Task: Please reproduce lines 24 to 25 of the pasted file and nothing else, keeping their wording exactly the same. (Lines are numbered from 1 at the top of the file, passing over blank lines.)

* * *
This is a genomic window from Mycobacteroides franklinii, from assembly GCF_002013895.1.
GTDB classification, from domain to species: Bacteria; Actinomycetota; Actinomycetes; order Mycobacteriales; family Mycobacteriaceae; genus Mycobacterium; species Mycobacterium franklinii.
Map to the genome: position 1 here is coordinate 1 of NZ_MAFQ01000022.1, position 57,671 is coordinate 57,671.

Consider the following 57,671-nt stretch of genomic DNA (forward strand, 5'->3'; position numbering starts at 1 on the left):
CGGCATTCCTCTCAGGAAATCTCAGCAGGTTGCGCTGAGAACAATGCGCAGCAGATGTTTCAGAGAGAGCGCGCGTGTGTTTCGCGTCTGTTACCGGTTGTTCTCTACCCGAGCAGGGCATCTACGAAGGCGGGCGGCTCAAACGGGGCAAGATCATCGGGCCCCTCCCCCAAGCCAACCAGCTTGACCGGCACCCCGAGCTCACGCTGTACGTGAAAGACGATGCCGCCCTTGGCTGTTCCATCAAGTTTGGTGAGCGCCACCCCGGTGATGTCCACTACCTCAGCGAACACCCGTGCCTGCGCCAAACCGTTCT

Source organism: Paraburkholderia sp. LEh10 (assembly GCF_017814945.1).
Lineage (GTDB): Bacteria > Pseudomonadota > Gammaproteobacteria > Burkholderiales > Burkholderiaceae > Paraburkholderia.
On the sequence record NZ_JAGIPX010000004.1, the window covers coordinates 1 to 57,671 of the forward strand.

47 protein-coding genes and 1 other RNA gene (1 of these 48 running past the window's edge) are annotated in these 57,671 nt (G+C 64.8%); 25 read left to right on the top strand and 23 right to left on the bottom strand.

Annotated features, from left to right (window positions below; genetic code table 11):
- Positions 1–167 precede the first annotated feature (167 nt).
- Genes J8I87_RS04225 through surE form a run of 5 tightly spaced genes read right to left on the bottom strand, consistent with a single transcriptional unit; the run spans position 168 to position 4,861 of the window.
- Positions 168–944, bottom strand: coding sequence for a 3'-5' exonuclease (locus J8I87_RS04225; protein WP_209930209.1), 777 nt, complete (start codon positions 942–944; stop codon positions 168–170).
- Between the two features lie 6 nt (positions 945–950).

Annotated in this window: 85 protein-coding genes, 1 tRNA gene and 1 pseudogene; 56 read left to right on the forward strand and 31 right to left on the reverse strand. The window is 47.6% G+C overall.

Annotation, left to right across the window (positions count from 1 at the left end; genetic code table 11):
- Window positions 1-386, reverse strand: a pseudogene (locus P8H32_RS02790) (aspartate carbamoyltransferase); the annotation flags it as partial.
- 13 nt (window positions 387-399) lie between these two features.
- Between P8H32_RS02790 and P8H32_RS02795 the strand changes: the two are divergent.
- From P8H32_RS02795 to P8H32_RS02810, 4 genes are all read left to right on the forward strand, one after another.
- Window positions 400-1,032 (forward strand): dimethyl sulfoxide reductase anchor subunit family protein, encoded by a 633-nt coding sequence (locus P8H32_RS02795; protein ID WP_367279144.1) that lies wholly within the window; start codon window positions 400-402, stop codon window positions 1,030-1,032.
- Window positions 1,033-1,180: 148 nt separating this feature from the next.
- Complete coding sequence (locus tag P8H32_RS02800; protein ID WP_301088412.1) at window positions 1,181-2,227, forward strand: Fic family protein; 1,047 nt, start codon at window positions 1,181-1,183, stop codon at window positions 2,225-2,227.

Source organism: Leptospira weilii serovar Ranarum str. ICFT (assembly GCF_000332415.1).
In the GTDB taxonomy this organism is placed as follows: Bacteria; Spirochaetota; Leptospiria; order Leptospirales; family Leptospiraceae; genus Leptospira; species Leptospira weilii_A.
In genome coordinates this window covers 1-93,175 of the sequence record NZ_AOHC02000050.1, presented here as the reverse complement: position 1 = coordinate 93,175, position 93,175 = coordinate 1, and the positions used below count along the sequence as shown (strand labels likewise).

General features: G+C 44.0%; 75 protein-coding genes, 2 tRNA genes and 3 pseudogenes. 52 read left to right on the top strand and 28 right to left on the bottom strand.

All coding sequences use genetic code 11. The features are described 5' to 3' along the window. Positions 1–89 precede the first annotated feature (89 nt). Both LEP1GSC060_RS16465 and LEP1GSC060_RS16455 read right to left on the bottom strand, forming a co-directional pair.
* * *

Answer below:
Source organism: Leptospira weilii serovar Ranarum str. ICFT (assembly GCF_000332415.1).
In the GTDB taxonomy this organism is placed as follows: Bacteria; Spirochaetota; Leptospiria; order Leptospirales; family Leptospiraceae; genus Leptospira; species Leptospira weilii_A.